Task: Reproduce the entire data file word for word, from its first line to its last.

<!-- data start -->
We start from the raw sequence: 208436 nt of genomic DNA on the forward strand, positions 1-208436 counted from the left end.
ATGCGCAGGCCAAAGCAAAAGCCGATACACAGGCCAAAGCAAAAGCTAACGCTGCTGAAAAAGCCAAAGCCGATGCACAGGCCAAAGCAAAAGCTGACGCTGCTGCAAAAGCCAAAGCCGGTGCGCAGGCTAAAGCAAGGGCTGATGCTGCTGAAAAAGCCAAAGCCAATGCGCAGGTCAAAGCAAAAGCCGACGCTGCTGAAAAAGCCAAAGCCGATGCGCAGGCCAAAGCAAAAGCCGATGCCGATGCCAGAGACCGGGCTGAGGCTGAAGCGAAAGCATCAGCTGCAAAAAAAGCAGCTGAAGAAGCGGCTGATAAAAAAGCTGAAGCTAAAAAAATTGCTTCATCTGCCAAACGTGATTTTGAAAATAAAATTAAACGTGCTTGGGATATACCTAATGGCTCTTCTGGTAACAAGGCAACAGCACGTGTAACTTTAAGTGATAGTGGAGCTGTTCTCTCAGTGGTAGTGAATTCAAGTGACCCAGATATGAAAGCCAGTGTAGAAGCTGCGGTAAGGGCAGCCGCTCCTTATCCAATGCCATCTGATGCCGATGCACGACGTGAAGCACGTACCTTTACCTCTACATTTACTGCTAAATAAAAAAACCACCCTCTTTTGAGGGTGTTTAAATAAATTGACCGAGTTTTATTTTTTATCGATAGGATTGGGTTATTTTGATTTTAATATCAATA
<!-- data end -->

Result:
We start from the raw sequence: 208436 nt of genomic DNA on the forward strand, positions 1-208436 counted from the left end.
ATGCGCAGGCCAAAGCAAAAGCCGATACACAGGCCAAAGCAAAAGCTAACGCTGCTGAAAAAGCCAAAGCCGATGCACAGGCCAAAGCAAAAGCTGACGCTGCTGCAAAAGCCAAAGCCGGTGCGCAGGCTAAAGCAAGGGCTGATGCTGCTGAAAAAGCCAAAGCCAATGCGCAGGTCAAAGCAAAAGCCGACGCTGCTGAAAAAGCCAAAGCCGATGCGCAGGCCAAAGCAAAAGCCGATGCCGATGCCAGAGACCGGGCTGAGGCTGAAGCGAAAGCATCAGCTGCAAAAAAAGCAGCTGAAGAAGCGGCTGATAAAAAAGCTGAAGCTAAAAAAATTGCTTCATCTGCCAAACGTGATTTTGAAAATAAAATTAAACGTGCTTGGGATATACCTAATGGCTCTTCTGGTAACAAGGCAACAGCACGTGTAACTTTAAGTGATAGTGGAGCTGTTCTCTCAGTGGTAGTGAATTCAAGTGACCCAGATATGAAAGCCAGTGTAGAAGCTGCGGTAAGGGCAGCCGCTCCTTATCCAATGCCATCTGATGCCGATGCACGACGTGAAGCACGTACCTTTACCTCTACATTTACTGCTAAATAAAAAAACCACCCTCTTTTGAGGGTGTTTAAATAAATTGACCGAGTTTTATTTTTTATCGATAGGATTGGGTTATTTTGATTTTAATATCAATA